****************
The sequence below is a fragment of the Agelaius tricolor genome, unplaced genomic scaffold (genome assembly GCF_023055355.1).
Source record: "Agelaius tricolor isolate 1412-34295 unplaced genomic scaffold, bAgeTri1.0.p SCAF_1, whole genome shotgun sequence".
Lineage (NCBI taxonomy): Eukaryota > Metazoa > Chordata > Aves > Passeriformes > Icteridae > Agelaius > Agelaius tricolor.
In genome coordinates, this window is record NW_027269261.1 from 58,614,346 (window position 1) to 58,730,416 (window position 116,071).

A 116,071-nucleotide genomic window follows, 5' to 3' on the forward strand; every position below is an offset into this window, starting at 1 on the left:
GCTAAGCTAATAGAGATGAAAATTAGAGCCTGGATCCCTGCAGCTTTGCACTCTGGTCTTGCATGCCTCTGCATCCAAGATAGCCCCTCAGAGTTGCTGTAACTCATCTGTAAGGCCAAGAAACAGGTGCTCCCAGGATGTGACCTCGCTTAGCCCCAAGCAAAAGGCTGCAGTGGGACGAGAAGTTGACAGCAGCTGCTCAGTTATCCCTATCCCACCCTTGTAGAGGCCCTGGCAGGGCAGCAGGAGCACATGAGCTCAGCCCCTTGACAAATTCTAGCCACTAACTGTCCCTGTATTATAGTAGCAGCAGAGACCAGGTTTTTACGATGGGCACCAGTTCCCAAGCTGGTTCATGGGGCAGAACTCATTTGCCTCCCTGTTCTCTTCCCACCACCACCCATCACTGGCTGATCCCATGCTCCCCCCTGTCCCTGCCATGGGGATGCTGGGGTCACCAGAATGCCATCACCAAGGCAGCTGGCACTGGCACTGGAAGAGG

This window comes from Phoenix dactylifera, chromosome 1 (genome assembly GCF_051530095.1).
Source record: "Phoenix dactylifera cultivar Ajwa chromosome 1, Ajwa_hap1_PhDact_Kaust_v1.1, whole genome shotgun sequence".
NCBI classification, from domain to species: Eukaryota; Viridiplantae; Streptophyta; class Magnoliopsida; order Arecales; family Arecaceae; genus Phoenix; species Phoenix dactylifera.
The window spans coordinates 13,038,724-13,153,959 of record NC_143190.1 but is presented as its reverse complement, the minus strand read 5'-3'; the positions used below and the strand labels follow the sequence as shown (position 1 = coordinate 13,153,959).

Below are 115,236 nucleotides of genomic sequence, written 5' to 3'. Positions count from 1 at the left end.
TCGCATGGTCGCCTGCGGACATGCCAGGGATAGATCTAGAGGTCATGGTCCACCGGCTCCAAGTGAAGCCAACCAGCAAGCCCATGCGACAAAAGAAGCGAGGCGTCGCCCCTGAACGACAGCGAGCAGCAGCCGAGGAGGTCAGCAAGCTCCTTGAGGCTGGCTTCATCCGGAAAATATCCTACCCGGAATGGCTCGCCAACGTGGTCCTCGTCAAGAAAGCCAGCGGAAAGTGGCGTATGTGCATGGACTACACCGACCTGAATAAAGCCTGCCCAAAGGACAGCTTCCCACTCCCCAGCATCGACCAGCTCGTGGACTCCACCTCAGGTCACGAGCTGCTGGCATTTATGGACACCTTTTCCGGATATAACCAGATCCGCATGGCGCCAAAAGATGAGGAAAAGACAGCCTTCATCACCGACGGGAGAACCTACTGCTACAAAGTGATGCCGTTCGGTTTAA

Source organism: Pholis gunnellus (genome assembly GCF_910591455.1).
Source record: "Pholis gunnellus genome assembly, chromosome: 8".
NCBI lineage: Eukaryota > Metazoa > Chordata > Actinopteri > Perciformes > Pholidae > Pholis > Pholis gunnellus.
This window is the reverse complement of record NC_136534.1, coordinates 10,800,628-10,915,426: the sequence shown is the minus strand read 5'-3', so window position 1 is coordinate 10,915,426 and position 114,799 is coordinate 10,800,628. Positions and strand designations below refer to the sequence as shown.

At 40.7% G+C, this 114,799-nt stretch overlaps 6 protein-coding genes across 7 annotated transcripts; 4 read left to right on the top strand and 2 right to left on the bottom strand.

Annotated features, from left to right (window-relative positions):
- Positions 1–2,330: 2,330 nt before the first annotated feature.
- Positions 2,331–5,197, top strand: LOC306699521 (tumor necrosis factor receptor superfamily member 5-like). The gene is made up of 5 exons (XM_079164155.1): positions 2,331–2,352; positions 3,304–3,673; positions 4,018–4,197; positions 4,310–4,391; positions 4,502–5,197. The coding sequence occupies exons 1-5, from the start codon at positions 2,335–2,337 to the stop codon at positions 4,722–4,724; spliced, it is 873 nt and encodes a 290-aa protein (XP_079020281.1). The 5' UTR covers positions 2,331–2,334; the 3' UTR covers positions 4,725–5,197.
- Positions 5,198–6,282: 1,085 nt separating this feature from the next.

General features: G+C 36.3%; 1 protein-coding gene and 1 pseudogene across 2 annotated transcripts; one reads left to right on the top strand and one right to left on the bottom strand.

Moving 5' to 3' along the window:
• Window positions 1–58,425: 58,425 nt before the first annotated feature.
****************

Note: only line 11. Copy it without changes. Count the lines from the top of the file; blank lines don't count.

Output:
Below are 115,236 nucleotides of genomic sequence, written 5' to 3'. Positions count from 1 at the left end.